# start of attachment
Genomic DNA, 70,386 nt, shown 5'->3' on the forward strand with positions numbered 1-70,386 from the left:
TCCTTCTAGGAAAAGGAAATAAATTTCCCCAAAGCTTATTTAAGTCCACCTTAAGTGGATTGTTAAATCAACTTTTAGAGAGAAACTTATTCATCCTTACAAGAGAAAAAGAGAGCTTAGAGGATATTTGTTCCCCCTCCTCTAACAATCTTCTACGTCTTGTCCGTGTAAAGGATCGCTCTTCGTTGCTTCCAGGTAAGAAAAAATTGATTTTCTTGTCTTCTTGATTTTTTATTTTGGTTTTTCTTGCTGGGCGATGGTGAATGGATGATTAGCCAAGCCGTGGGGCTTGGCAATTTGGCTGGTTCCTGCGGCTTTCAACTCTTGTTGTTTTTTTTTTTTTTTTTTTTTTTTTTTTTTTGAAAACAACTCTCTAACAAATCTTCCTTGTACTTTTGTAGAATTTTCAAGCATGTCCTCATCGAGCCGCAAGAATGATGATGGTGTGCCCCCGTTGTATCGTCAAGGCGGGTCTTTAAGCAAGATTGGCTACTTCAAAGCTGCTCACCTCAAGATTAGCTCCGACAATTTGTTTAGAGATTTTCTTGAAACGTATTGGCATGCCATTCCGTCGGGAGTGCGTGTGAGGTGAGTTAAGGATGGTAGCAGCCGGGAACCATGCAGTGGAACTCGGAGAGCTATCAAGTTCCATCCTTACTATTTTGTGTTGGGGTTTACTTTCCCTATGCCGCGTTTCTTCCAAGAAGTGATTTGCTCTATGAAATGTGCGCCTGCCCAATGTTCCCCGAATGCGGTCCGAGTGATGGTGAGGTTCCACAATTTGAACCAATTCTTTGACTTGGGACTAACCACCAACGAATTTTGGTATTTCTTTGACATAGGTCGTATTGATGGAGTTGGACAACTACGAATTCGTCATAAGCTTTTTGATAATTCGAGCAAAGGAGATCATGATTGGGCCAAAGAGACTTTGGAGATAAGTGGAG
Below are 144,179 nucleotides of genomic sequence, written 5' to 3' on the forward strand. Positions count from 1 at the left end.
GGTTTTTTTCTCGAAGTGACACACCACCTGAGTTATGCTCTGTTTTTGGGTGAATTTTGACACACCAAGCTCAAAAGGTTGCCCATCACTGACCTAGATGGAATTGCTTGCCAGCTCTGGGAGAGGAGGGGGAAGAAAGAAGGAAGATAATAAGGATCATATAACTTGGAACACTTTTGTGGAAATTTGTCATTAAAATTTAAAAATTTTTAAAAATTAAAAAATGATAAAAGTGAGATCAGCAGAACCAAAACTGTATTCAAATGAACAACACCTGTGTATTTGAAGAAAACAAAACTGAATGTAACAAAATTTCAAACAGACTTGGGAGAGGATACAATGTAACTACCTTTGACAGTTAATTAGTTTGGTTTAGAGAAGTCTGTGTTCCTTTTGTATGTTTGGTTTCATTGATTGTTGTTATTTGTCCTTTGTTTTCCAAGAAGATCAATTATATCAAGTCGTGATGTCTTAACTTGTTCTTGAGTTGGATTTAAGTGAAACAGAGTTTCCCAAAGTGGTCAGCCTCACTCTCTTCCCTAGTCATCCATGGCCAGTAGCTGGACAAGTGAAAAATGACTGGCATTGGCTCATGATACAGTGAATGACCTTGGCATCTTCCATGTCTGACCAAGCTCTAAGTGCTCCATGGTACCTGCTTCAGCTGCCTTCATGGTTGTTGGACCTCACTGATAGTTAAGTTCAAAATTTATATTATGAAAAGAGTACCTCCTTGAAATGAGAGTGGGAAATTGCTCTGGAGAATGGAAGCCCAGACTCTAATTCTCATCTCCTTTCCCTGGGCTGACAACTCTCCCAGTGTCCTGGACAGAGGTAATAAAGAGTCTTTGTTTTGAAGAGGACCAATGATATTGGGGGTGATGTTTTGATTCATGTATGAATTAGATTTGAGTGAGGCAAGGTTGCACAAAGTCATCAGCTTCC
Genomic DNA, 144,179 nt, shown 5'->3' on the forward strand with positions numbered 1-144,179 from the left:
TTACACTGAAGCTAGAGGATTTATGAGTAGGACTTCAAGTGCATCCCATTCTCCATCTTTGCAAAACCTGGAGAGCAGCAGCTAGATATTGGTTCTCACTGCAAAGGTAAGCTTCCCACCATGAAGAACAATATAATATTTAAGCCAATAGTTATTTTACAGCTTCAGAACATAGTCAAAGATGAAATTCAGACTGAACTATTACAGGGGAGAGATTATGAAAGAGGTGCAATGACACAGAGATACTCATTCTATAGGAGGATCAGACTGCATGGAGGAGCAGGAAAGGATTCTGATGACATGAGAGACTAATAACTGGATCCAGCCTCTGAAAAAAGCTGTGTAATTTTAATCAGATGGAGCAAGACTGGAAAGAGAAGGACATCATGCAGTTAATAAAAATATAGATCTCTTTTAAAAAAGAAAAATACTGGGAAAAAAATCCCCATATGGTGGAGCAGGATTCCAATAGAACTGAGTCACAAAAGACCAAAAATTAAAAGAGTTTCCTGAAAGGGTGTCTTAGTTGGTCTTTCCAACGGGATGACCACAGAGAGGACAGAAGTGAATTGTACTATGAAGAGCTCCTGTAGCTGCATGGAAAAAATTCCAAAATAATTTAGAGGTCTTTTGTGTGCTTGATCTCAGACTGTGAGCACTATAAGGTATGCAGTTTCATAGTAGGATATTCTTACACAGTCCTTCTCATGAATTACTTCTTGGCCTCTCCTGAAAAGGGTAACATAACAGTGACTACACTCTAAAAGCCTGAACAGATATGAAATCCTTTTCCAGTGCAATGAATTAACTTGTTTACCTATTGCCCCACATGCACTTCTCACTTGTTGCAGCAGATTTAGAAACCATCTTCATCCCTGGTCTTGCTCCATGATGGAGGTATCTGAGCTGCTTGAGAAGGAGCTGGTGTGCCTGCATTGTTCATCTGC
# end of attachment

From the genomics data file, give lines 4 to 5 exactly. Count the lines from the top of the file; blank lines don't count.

GGTTTTTTTCTCGAAGTGACACACCACCTGAGTTATGCTCTGTTTTTGGGTGAATTTTGACACACCAAGCTCAAAAGGTTGCCCATCACTGACCTAGATGGAATTGCTTGCCAGCTCTGGGAGAGGAGGGGGAAGAAAGAAGGAAGATAATAAGGATCATATAACTTGGAACACTTTTGTGGAAATTTGTCATTAAAATTTAAAAATTTTTAAAAATTAAAAAATGATAAAAGTGAGATCAGCAGAACCAAAACTGTATTCAAATGAACAACACCTGTGTATTTGAAGAAAACAAAACTGAATGTAACAAAATTTCAAACAGACTTGGGAGAGGATACAATGTAACTACCTTTGACAGTTAATTAGTTTGGTTTAGAGAAGTCTGTGTTCCTTTTGTATGTTTGGTTTCATTGATTGTTGTTATTTGTCCTTTGTTTTCCAAGAAGATCAATTATATCAAGTCGTGATGTCTTAACTTGTTCTTGAGTTGGATTTAAGTGAAACAGAGTTTCCCAAAGTGGTCAGCCTCACTCTCTTCCCTAGTCATCCATGGCCAGTAGCTGGACAAGTGAAAAATGACTGGCATTGGCTCATGATACAGTGAATGACCTTGGCATCTTCCATGTCTGACCAAGCTCTAAGTGCTCCATGGTACCTGCTTCAGCTGCCTTCATGGTTGTTGGACCTCACTGATAGTTAAGTTCAAAATTTATATTATGAAAAGAGTACCTCCTTGAAATGAGAGTGGGAAATTGCTCTGGAGAATGGAAGCCCAGACTCTAATTCTCATCTCCTTTCCCTGGGCTGACAACTCTCCCAGTGTCCTGGACAGAGGTAATAAAGAGTCTTTGTTTTGAAGAGGACCAATGATATTGGGGGTGATGTTTTGATTCATGTATGAATTAGATTTGAGTGAGGCAAGGTTGCACAAAGTCATCAGCTTCC
Genomic DNA, 144,179 nt, shown 5'->3' on the forward strand with positions numbered 1-144,179 from the left: